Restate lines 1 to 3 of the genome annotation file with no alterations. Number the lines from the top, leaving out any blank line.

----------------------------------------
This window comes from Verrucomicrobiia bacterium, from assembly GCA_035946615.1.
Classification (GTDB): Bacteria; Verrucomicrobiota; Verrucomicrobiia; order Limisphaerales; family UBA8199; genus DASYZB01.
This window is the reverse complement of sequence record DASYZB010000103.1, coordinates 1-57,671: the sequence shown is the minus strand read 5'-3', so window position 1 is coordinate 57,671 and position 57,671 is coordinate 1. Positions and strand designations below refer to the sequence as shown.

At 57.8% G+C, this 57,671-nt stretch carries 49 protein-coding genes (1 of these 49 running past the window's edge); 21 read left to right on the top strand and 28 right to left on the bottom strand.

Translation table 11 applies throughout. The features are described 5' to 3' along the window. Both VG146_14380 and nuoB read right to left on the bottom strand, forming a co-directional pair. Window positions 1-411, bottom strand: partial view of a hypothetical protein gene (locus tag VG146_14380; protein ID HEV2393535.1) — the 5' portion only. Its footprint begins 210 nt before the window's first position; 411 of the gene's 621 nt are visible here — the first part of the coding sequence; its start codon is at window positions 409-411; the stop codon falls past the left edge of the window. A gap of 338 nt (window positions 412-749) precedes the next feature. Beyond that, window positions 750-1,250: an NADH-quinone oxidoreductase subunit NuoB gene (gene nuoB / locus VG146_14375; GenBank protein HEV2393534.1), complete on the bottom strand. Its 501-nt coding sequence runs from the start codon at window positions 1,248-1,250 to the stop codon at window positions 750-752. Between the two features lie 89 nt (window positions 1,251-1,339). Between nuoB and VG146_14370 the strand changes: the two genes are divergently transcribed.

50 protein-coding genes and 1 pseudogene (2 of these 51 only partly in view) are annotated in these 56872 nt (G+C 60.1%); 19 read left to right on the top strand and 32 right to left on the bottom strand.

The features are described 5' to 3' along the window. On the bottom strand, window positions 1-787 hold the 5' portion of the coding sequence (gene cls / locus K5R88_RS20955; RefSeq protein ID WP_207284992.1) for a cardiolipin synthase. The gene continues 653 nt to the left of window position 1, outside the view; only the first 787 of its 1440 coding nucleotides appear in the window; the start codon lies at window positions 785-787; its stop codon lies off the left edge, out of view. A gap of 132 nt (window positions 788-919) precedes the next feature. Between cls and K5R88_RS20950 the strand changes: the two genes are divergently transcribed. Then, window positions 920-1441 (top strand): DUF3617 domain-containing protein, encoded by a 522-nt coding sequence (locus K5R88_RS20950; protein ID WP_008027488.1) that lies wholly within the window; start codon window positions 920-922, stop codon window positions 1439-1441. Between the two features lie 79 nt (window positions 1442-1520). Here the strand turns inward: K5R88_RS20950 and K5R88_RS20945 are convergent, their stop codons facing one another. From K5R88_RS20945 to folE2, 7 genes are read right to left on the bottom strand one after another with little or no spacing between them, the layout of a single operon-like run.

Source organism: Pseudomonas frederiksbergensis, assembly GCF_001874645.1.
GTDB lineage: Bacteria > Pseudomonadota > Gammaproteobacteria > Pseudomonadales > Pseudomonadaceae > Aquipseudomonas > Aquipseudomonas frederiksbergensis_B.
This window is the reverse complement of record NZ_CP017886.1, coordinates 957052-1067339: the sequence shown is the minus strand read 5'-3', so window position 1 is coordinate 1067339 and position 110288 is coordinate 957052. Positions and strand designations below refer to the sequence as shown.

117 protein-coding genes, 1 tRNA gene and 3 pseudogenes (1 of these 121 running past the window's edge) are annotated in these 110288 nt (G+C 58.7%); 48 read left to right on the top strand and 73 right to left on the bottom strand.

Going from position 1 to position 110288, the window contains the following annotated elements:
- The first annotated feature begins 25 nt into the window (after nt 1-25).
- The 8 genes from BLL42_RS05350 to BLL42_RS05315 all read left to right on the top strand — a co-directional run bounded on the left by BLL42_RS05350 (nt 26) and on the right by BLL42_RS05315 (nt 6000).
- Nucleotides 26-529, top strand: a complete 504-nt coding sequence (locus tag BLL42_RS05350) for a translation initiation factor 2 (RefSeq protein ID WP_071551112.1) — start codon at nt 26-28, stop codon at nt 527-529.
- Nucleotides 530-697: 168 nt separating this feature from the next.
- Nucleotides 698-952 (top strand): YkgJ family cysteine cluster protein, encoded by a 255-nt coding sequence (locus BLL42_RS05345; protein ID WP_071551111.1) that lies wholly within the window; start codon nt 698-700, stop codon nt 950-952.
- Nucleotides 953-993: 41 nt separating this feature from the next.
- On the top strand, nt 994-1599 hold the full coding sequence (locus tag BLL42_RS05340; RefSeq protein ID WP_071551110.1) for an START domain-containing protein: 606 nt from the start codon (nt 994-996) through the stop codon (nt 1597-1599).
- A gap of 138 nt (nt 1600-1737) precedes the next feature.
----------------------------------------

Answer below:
This window comes from Verrucomicrobiia bacterium, from assembly GCA_035946615.1.
Classification (GTDB): Bacteria; Verrucomicrobiota; Verrucomicrobiia; order Limisphaerales; family UBA8199; genus DASYZB01.
This window is the reverse complement of sequence record DASYZB010000103.1, coordinates 1-57,671: the sequence shown is the minus strand read 5'-3', so window position 1 is coordinate 57,671 and position 57,671 is coordinate 1. Positions and strand designations below refer to the sequence as shown.